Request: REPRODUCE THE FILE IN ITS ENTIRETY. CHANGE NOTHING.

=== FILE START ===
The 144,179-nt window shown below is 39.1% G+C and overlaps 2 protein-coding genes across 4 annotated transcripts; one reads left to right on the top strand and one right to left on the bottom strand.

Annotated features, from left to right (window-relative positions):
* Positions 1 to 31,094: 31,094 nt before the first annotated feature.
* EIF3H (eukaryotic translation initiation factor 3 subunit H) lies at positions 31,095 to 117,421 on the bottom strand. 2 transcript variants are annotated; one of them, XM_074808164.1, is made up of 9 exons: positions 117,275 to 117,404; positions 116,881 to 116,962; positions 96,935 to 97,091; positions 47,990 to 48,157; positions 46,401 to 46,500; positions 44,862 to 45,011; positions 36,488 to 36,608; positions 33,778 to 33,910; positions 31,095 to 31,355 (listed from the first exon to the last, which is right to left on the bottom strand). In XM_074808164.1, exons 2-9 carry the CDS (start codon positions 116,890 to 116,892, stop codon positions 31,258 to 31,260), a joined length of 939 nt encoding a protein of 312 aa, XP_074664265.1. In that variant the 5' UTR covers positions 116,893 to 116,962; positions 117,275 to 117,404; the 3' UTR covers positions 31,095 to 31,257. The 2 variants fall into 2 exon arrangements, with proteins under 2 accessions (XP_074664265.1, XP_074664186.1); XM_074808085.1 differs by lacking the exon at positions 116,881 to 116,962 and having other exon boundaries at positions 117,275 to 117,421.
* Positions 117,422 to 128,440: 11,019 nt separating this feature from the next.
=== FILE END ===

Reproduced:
The 144,179-nt window shown below is 39.1% G+C and overlaps 2 protein-coding genes across 4 annotated transcripts; one reads left to right on the top strand and one right to left on the bottom strand.

Annotated features, from left to right (window-relative positions):
* Positions 1 to 31,094: 31,094 nt before the first annotated feature.
* EIF3H (eukaryotic translation initiation factor 3 subunit H) lies at positions 31,095 to 117,421 on the bottom strand. 2 transcript variants are annotated; one of them, XM_074808164.1, is made up of 9 exons: positions 117,275 to 117,404; positions 116,881 to 116,962; positions 96,935 to 97,091; positions 47,990 to 48,157; positions 46,401 to 46,500; positions 44,862 to 45,011; positions 36,488 to 36,608; positions 33,778 to 33,910; positions 31,095 to 31,355 (listed from the first exon to the last, which is right to left on the bottom strand). In XM_074808164.1, exons 2-9 carry the CDS (start codon positions 116,890 to 116,892, stop codon positions 31,258 to 31,260), a joined length of 939 nt encoding a protein of 312 aa, XP_074664265.1. In that variant the 5' UTR covers positions 116,893 to 116,962; positions 117,275 to 117,404; the 3' UTR covers positions 31,095 to 31,257. The 2 variants fall into 2 exon arrangements, with proteins under 2 accessions (XP_074664265.1, XP_074664186.1); XM_074808085.1 differs by lacking the exon at positions 116,881 to 116,962 and having other exon boundaries at positions 117,275 to 117,421.
* Positions 117,422 to 128,440: 11,019 nt separating this feature from the next.